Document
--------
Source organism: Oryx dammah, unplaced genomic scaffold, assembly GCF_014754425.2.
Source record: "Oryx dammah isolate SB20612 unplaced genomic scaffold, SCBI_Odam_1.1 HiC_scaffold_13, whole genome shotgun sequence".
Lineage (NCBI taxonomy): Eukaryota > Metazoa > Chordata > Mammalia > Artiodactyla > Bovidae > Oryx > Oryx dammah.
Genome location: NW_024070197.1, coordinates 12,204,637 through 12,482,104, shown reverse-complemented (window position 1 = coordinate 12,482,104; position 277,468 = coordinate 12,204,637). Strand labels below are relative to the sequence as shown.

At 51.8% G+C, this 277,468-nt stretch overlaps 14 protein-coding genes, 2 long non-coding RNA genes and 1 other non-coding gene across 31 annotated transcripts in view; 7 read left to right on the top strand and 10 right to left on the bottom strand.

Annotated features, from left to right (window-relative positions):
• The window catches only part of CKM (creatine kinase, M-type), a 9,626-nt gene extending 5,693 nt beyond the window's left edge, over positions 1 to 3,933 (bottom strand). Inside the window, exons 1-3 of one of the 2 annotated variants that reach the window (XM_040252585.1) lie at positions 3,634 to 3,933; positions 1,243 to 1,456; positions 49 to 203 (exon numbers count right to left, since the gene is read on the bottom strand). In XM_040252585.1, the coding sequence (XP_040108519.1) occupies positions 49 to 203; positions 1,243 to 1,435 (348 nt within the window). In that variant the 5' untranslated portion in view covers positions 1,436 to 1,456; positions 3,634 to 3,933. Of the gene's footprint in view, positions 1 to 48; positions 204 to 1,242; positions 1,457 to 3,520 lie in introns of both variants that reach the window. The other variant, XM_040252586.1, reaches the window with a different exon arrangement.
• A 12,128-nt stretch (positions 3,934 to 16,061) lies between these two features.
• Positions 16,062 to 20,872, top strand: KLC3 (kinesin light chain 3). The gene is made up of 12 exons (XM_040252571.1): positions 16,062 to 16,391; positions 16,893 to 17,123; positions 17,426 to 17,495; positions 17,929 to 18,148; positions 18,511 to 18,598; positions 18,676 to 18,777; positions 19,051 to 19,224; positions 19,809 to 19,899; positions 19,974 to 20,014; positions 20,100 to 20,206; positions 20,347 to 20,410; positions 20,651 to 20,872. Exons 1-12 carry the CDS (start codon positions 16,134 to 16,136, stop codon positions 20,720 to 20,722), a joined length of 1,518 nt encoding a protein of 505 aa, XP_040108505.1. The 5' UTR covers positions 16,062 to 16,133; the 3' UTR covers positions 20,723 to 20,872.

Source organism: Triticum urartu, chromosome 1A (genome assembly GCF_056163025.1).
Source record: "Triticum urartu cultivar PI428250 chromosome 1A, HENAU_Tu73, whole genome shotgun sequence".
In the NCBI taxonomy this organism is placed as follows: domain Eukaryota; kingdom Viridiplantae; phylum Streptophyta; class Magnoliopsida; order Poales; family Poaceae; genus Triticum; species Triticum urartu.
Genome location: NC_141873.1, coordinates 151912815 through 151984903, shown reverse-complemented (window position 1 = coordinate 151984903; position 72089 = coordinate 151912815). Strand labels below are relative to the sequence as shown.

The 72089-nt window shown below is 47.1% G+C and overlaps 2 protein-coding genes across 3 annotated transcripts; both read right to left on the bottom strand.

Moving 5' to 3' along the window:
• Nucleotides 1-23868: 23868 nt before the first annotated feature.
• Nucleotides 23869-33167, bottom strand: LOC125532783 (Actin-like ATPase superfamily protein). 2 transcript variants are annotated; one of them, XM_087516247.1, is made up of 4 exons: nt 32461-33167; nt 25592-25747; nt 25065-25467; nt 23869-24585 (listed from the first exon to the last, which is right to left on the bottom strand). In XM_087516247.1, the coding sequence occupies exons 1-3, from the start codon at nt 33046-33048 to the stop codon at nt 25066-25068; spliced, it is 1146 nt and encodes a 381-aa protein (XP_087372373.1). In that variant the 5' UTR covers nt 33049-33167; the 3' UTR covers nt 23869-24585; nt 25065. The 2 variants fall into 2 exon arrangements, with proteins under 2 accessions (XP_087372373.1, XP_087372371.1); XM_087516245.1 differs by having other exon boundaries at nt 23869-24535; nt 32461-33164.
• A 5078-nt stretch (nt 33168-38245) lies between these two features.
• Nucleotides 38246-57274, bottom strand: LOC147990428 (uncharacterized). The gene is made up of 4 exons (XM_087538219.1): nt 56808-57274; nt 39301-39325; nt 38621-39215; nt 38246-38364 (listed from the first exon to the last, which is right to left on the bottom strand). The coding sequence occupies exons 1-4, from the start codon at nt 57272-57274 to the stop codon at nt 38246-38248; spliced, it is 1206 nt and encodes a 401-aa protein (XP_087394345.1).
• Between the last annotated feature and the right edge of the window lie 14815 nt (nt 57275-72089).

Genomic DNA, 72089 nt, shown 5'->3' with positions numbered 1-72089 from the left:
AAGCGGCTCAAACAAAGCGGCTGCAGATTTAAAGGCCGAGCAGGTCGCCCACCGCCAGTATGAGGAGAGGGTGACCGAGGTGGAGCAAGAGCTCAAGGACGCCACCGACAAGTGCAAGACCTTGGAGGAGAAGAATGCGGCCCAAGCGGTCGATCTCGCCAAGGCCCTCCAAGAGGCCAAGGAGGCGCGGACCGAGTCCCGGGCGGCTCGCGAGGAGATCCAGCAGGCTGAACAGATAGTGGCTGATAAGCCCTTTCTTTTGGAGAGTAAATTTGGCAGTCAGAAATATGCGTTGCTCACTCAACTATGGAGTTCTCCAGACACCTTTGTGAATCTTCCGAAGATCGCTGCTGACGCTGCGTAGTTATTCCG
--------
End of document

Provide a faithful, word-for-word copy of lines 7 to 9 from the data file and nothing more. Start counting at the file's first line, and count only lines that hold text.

• The window catches only part of CKM (creatine kinase, M-type), a 9,626-nt gene extending 5,693 nt beyond the window's left edge, over positions 1 to 3,933 (bottom strand). Inside the window, exons 1-3 of one of the 2 annotated variants that reach the window (XM_040252585.1) lie at positions 3,634 to 3,933; positions 1,243 to 1,456; positions 49 to 203 (exon numbers count right to left, since the gene is read on the bottom strand). In XM_040252585.1, the coding sequence (XP_040108519.1) occupies positions 49 to 203; positions 1,243 to 1,435 (348 nt within the window). In that variant the 5' untranslated portion in view covers positions 1,436 to 1,456; positions 3,634 to 3,933. Of the gene's footprint in view, positions 1 to 48; positions 204 to 1,242; positions 1,457 to 3,520 lie in introns of both variants that reach the window. The other variant, XM_040252586.1, reaches the window with a different exon arrangement.
• A 12,128-nt stretch (positions 3,934 to 16,061) lies between these two features.
• Positions 16,062 to 20,872, top strand: KLC3 (kinesin light chain 3). The gene is made up of 12 exons (XM_040252571.1): positions 16,062 to 16,391; positions 16,893 to 17,123; positions 17,426 to 17,495; positions 17,929 to 18,148; positions 18,511 to 18,598; positions 18,676 to 18,777; positions 19,051 to 19,224; positions 19,809 to 19,899; positions 19,974 to 20,014; positions 20,100 to 20,206; positions 20,347 to 20,410; positions 20,651 to 20,872. Exons 1-12 carry the CDS (start codon positions 16,134 to 16,136, stop codon positions 20,720 to 20,722), a joined length of 1,518 nt encoding a protein of 505 aa, XP_040108505.1. The 5' UTR covers positions 16,062 to 16,133; the 3' UTR covers positions 20,723 to 20,872.